Paisley and pin-ups in a Bulgarian military ruin.
Located on the west bank of the Dnieper River, far out beyond the tower blocks, offices and warehouses that form Kiev’s industrial and residential zones, lies an unfinished hospital complex. Construction here began in the late 1980s, on a large stretch of land intended for a specialist burns centre and sanatorium.
Kiev has long been associated with excellence in the field of medical research, and this advanced facility would have made a grand addition to the city’s resources; funds ran out not long after construction began however, and for almost two decades now the complex has been left to decay.
The Burns Ward
We approached the site from an adjacent road, skirting around the metal construction fence for a discrete entrance.
There were several men inside the grounds already, and for a moment I guessed they were guards – one of the more common pitfalls of Eastern Europe urban exploration.
As it turned out however, these were site contractors. Tourists, just like us. Still, we ducked out of site and made swiftly for the first block of ruined red brick shells.
The Old Burns Centre has been well documented by Kiev urbex enthusiasts, and it seemed to be a popular destination for fans of airsoft and paintballing too… judging by the scuffs, dents and dots of paint scattered around the first building.
Barely more than a series of red brick tunnels, this first installation had presumably been intended for some kind of administrative role – the small, identical rooms here better suited for desks than operating tables.
The next building was larger.
Inside the three-storey complex we were greeted by a pair of symmetrical stone stairs, weaving around to meet at a spacious landing and balcony above. It was hard to imagine the building alive; walls plastered, windows glazed. Hard to ascribe any purpose to these dull brickwork spaces, which subsequently felt so barren and otherworldly.
We spent a while exploring this building, roaming through empty hallways and unbuilt wards.
The entire site was devoid of metal, plastic, wood… everything but bricks, cement and coarse yellow grit. In one corridor even the floor was missing – to leave a dark gaping void, perforated by vestigial concrete supports. In a tunnel beneath the unfinished ward, I found a thick bundle of coloured electricity cables.
Moving from one building to another felt strangely like crossing a warzone. Deep tracks and heavy craters pitted the sandy terrain, separated by broken walls and jagged concrete outcrops. No sight nor sound of life – only the weak and withered vegetation which had grown up amongst the rubble.
We finally approached the main hospital building – a towering bulk of yellow bricks with just a hint of art deco about it. The ground floor doors were locked, but by scaling the roof of a neighbouring building we were able to scramble in, clambering through a window of the nearest stairwell.
Inside the cylindrical stairwell, walls were tiled in a rich dichotomy of crimson and cream. We made our way up to the second floor, and stepped out into darkness… here the large empty spaces were walled in, with only pale light filtering in from the windows behind us. Either this floor had been stripped, or nothing had ever lived here. Walls and floors alike were covered in a sea of dust.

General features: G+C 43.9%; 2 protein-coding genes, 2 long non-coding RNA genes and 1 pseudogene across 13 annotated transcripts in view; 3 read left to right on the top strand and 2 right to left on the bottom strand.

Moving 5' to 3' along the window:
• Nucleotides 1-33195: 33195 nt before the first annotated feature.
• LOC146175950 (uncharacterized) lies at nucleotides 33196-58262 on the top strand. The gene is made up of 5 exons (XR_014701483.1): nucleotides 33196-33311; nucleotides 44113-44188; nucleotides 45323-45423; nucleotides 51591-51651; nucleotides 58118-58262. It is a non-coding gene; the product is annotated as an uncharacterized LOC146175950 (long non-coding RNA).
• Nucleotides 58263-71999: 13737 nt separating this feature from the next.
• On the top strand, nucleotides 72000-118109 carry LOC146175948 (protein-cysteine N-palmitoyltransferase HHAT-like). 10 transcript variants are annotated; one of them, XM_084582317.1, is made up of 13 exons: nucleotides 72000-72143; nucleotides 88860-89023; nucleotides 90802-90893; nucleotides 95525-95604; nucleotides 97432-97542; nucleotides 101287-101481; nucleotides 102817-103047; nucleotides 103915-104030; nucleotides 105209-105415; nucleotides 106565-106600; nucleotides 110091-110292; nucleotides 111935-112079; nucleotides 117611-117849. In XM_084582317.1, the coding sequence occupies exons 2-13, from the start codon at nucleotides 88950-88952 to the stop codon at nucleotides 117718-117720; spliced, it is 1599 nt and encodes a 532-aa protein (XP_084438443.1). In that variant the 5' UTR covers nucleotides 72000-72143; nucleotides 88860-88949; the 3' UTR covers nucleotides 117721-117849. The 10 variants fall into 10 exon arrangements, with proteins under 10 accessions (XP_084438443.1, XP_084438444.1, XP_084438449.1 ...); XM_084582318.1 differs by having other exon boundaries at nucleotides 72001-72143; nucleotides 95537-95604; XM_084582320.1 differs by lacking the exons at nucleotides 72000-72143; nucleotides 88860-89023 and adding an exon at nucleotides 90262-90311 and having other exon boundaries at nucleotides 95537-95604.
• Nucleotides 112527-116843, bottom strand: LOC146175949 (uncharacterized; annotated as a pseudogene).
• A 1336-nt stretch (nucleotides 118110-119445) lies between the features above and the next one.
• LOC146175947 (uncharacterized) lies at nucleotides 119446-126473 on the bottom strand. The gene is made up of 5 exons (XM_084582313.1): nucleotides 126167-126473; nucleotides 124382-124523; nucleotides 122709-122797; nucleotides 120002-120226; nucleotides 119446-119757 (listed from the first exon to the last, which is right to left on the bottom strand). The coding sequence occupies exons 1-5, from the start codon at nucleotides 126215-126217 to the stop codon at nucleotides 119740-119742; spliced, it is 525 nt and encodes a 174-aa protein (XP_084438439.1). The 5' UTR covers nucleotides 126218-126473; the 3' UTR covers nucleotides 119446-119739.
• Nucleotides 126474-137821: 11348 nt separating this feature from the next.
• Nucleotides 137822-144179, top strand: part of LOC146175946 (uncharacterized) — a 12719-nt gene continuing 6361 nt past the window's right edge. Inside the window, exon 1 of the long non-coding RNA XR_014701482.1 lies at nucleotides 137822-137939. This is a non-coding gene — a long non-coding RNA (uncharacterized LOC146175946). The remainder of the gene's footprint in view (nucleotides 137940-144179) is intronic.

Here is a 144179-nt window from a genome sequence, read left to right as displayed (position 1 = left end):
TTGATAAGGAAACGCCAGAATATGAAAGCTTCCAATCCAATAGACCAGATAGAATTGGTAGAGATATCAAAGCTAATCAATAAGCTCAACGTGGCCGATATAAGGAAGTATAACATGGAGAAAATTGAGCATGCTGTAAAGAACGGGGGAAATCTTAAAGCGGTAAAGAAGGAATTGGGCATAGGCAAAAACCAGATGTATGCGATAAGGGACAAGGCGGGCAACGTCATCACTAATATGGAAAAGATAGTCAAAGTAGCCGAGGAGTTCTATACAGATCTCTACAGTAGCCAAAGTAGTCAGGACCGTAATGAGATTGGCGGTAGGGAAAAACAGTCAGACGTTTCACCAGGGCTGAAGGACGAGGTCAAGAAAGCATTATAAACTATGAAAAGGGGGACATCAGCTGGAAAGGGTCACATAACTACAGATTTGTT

Most of the building took this form – long dark corridors, empty wards, crumbling pillars and dented aluminium ducts. Only one room showed signs of visitors; two white tiled walls decorated with crude, colourful tags, the empty paint cans discarded on a nearby workbench.
The real highlight of the Burns Centre was the view from the roof. Six storeys up, and this whole barren gully become no more than a dust bowl, a blemish in the corner of Kiev’s gold and grey skyline.
The Burns Centre and the site in which it stands are a wreck. It might be hard at first to understand how such a failure came about, how so much planning and investment could end in ruin… but then, in August 1991 Ukraine had only just declared its independence from the Soviet Union. In the tumultuous years to follow, President Kravchuk would find himself issuing a new currency, disassembling nuclear weapons, and loosening military ties with Russia. Mass privatisation gave way to rapid inflation, and investors became scarce.
Nevertheless, the Burns Centre remained somehow magnificent. The grand ambition of this large project, the untapped potential. The sense of the alien, in this bare landscape where human forms slowly reduce to dust.
In 2005, former Ukrainian President Viktor Yushchenko proposed the creation of a new burn centre; stating that, “the main purposes of it will be scientific researching in the field of skin grafting and the treatment of burn patients.”
After an appeal for international aid, a certificate was presented by the UNESCO Ambassador of Goodwill in 2006. A charitable donation in excess of €630,000 was awarded to the supervisory board of the Ukraine 3000 International Charitable Fund – an organisation headed by the president’s own wife, Kateryna Yushchenko.
And so the new Burns Centre came into being, situated on the grounds of Kyiv City Clinical Hospital No. 2. Still its predecessor remains however; gradually disintegrating, out of sight and mind.
Future Urban Exploration in Ukraine…
This is the last of my reports from Kiev for the time being, but I’ll be back soon – to sample more of the unique variety of urban exploration Ukraine has to offer. Some of my future targets include a Soviet sub base in the Crimea, an underground city at Lviv and the Odessa Catacombs.
Then of course there’s Chernobyl.
The Exclusion Zone.
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